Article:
Covid-19

Filtering

When you prepare a filter coffee with a paper filter, you typically rinse the filter before starting the brewing process. As you do so the paper swells and can absorb several ml of water.

The other morning while preparing a V60, I noticed that the filter paper absorbed between 3-6g of water (3-6ml) each time I rinsed the filter before making a new coffee. My mind wandered to re-hydrating space food and the importance of water in the texture of the food we eat (and coffee we drink). And then I was reminded of a question I had been asked during these Covid-19 times: would a face mask that is damp work better, or worse, than a dry one for reducing the transmission of SARS-CoV-2, the virus that causes Covid-19?

The answer did not seem obvious. On the one hand, when we wet the paper filter while brewing coffee, the fibres within the paper swell and reduce the pore size of the filter. It seems likely that cotton fibres in a mask would behave similarly. This would have the effect of slowing and reducing the transmission of particulates through the mask. But on the other hand, we’re not thinking about particulates but about small amounts of viral material hosted in water droplets that are somehow exhaled. I decided on the “no idea” response at the time and put the question aside. Until the other morning while preparing coffee.

Unsurprisingly this question, and many like it are now the subject of intense research. I say unsurprisingly because a few years ago a new family of superconductors was discovered with (relatively) very high transition temperatures*. I was on holiday at the time but when I returned, it was to a large number of emails and ideas for experiments on these new materials that became known as the iron based superconductors. We had our first paper on these materials within a couple of months which, like all papers on this at the time, was uploaded, without peer review, to a pre-print server. Eventually most of the papers on the pre-print server got published in peer-reviewed journals, but this process was slow because it relied (and still does) on other scientists reading and taking the time to carefully respond to the points in your manuscript, then for you to address these points, for them to read it again and then, hopefully, ok the paper for publication. If you wanted to get the paper out and for a discussion to start, it had to be uploaded to the pre-print server.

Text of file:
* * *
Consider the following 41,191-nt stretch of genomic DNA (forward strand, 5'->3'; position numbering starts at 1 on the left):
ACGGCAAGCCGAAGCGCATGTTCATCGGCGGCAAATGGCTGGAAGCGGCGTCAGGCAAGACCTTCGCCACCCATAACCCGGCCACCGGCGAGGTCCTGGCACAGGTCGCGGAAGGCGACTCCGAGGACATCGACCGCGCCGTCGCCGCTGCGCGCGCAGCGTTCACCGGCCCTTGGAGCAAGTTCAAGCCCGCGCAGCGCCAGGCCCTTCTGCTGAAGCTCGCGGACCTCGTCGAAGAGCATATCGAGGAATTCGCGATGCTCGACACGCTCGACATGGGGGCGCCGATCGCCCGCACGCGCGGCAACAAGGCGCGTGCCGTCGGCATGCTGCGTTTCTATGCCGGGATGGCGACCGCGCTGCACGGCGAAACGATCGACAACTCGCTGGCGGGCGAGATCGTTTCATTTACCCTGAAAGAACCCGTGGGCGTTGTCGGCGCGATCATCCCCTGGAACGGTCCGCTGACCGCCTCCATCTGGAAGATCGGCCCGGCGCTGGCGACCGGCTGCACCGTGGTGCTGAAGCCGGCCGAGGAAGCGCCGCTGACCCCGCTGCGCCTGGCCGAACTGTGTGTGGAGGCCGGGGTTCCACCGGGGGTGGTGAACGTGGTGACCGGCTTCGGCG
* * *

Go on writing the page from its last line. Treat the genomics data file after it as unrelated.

canali Curators Coffee
Iron is a magnetic element. It was puzzling how a magnetic element could exist in a superconducting material and, moreover, seemed to make these materials even better superconductors than their non-magnetic counterparts.

Clearly, in order to keep up with scientists worldwide, we were looking at the pre-print server every morning looking for new ideas and new observations (and if anyone had done the same as we were trying to do at that precise moment but ‘beaten’ us to it). We had to be careful while assessing the claims in the pre-print papers. Some of the pre-prints were eventually withdrawn as they had made overblown claims (admittedly very few). Many were revised and had their claims either subtly altered or brought down a bit from hyperbole before being published in the journals. But none of this mattered to the world outside the lab because while exciting to us, and while the temperature of the transition was, from a physics perspective, very high, for the general public it would have been hard to get excited about materials that went superconducting below about 50 K or, in more common units, -223 C.

This side-story matters because, like our superconductors, the pandemic is the subject of intense research with much of it being uploaded to pre-print servers first so that scientists world wide can get into a conversation about the latest results. However, unlike our superconductors, the general public cares a great deal about a pandemic that is affecting us all and about the scientific rationale for measures such as mask-wearing, social distancing etc. While it is tempting to read the pre-prints, as I am not working in the field, it is not possible for me to read the papers on pre-print servers and be able to have a good guess as to whether the claims are reasonable, over blown or under-evidenced. So, I try to rely only on papers that are past the point of peer review and published in scientific journals. There is something very disheartening about reading an interesting newspaper report that near the end says “the study, which has not yet been peer-reviewed…”. Will the interesting study hold up? It is difficult, from outside the research area, to tell.

However, we need to get back to the masks and the filters. Was there a study, in the peer-reviewed and published literature, that looked at whether moistened masks performed better than non-moistened masks?